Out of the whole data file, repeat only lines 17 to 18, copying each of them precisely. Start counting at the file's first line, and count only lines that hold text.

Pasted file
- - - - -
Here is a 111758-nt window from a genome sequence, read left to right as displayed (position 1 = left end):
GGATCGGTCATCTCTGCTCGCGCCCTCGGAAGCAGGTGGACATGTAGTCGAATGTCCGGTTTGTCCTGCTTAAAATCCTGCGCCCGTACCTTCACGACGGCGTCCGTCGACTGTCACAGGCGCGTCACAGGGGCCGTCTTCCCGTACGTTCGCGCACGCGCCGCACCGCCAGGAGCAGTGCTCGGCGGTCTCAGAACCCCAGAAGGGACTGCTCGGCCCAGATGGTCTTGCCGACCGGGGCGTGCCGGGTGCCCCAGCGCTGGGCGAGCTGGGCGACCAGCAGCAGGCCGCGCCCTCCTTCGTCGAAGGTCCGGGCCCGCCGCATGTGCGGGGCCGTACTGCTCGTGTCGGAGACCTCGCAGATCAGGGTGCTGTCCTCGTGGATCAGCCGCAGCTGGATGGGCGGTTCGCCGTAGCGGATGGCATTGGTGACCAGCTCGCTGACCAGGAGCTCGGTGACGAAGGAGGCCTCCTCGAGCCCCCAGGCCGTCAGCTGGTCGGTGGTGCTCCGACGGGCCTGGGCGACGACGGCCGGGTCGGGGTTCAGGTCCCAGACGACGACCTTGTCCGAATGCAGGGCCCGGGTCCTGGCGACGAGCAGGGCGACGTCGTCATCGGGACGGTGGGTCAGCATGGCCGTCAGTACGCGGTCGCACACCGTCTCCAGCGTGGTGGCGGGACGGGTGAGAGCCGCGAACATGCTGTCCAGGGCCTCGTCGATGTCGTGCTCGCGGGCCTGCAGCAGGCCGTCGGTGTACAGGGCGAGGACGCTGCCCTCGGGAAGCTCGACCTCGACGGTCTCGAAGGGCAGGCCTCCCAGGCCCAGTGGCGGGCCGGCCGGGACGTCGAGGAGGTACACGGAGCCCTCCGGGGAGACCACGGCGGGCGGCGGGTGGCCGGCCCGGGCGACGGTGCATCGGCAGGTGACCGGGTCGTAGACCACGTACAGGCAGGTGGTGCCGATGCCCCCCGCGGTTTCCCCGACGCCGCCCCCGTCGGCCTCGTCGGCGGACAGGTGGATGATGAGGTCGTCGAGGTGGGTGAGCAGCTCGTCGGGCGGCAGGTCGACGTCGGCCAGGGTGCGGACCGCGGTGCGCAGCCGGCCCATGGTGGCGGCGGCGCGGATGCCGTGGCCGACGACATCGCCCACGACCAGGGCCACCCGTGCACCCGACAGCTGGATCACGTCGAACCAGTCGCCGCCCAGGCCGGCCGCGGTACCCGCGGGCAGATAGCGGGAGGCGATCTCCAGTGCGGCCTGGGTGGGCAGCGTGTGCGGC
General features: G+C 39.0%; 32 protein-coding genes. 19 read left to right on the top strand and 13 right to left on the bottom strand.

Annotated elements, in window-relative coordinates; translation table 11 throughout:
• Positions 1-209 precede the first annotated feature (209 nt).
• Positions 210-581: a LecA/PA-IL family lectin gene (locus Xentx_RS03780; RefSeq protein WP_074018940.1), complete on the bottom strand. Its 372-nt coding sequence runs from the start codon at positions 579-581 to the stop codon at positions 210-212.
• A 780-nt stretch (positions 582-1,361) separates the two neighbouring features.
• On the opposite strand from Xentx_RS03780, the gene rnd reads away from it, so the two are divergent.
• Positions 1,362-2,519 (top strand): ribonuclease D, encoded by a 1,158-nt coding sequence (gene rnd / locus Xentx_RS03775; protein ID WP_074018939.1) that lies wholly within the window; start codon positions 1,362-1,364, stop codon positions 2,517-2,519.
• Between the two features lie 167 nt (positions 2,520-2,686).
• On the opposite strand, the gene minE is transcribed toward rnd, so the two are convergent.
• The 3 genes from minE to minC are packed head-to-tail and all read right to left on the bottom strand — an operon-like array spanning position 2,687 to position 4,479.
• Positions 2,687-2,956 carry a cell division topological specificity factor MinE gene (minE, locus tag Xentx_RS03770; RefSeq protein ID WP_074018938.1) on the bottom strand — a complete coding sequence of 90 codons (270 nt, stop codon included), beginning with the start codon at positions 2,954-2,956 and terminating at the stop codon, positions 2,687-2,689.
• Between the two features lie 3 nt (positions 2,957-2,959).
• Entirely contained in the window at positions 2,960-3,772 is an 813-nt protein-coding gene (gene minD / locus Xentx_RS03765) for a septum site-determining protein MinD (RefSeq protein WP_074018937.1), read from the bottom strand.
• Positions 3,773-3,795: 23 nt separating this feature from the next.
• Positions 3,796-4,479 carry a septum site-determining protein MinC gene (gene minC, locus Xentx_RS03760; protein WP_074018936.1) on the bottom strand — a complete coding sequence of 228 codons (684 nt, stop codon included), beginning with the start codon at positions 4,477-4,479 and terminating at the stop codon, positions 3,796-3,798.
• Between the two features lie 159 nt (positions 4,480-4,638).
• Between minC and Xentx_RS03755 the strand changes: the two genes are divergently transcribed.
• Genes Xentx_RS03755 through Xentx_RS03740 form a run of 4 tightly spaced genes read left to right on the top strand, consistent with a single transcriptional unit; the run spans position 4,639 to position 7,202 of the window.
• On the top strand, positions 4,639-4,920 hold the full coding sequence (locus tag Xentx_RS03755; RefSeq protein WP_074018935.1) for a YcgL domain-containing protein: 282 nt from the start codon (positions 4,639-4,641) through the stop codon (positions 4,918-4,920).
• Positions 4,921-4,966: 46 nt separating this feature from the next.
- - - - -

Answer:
• Positions 3,796-4,479 carry a septum site-determining protein MinC gene (gene minC, locus Xentx_RS03760; protein WP_074018936.1) on the bottom strand — a complete coding sequence of 228 codons (684 nt, stop codon included), beginning with the start codon at positions 4,477-4,479 and terminating at the stop codon, positions 3,796-3,798.
• Between the two features lie 159 nt (positions 4,480-4,638).